Aug 162011
 

Sara Berenguer Laosa (Barcelona, 1919 – Montady, Francia, 2010), the daughter of an anarchist militant (Francisco Berenguer, her father, was killed on the Aragon front fighting with ‘Los Aguiluchos’) was a leading figure in the Spanish anarchist ‘Free Women’ movement ‘Mujeres Libres’. After the ‘Events of May 1937’, in which she played a part, she was involved in various industrial committees of the CNT and in the Combatant Section of Solidaridad Internacional Antifascista (SIA), regularly visiting the front lines. At the end of 1938 she was elected secretary of the regional committee of ‘Mujeres Libres’. After the Francoist victory Sara escaped to France where she was interned for a time by the French. During WWII she and her partner, Jesús Guillén, moved to Bram, near Carcassone, where they were members of the clandestine Resistance groups operating in the ‘Black Mountain’ region. After the Liberation, Sara (who was made a Chevalier of the Légion d’honneur for her role in the Resistance) continued to provide logistical support for the anti-Francoist resistance groups until Franco’s death in 1975, as well as editing ‘Mujeres Libres’. This documentary, by ‘Zer Ikusi A’, made a few months before Sara’s death, includes her last interview, in which she retraces what she considered to be the key events in her life as an anarchist, anti-fascist — and as a ‘free woman’.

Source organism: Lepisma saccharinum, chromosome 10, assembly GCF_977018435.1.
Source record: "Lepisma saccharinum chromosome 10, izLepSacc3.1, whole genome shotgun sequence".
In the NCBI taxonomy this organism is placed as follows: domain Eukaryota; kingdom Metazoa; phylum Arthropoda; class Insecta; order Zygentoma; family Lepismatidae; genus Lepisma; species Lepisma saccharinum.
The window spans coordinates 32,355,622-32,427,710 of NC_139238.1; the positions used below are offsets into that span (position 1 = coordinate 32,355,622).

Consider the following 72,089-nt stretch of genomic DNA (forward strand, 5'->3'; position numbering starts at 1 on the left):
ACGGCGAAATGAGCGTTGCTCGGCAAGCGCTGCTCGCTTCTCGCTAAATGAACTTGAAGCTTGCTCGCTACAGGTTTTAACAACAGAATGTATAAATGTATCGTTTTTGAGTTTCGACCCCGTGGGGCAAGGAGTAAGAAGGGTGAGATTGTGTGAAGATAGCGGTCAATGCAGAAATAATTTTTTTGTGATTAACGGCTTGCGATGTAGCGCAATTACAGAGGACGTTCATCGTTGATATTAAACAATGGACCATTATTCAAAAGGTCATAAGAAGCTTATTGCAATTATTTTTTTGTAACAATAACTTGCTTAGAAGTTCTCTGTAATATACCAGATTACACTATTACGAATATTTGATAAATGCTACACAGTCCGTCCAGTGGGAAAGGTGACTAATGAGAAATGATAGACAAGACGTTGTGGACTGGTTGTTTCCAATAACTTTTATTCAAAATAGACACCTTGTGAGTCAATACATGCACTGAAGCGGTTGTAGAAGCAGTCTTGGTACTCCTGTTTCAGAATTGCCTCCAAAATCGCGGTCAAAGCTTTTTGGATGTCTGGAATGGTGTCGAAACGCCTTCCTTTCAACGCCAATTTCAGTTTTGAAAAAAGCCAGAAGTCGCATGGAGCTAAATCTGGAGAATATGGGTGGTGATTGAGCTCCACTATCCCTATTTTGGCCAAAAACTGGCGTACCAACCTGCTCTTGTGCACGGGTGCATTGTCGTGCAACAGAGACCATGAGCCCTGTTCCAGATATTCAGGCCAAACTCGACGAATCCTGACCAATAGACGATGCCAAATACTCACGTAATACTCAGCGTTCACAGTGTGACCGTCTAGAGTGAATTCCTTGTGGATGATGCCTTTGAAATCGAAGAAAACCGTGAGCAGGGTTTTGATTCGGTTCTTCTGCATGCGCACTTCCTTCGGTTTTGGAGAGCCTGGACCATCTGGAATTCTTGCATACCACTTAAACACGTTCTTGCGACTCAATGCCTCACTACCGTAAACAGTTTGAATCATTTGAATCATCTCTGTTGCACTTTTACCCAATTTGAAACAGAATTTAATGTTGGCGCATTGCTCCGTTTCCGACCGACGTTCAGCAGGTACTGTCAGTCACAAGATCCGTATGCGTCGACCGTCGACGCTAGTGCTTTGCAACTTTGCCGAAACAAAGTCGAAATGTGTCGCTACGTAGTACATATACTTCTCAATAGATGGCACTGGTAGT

Sara Berenguer — Poet

Sara Berenguer — ‘Mujeres Libres. Luchadoras Libertarias

Jul 232011
 

Anarcho-syndicalist and anti-Francoist activist Fernando Carballo Blanco was born in Valladolid (Castille, Spain) on 30 May 1924. His father, Aniceto Carballo, worked at the Northern Railroad Company and, as a member of the (National Confederation of Labour) CNT, was shot by Francoist forces in Valladolid. As a result Fernando’s mother, Concepción Blanco, was driven mad with grief and was committed to Valladolid’s provincial hospital. When the civil war ended, Fernando was jailed for five months for refusing to comply with the wishes of a police inspector and agree that his father had been executed, insisting instead that he had been murdered.

By 1940 Fernando was eking out a living in Valencia, working as a joiner when able to find employment. He served six months in jail for stealing a packet of peanuts, and it was there he first came into contact with CNT militants. In 1942 he was working as a day-labourer in the farms around the towns of Viñaroz, Valencia and Tarragona, planting and harvesting rice. To make ends meet he also bought and sold livestock and other goods on the black market. In 1946 he was arrested in Mora de Ebro for resisting a night watchman who tried to confiscate his black market oil, and as a result he spent 18-months in Tarragona and Reus jails awaiting a trial that never took place. Released in 1947 he was rearrested in April 1948, in Trivissa, and charged with membership of the Socorro Rojo Internacional (International Red Aid/SRI) a charge that was later changed to robbery for which he was sentenced to a 13-year prison term.  By 1949 he was in the notorious prison of the Puerto de Santa Maria where he remained until August 1955 when he was transferred to Ocaña prison.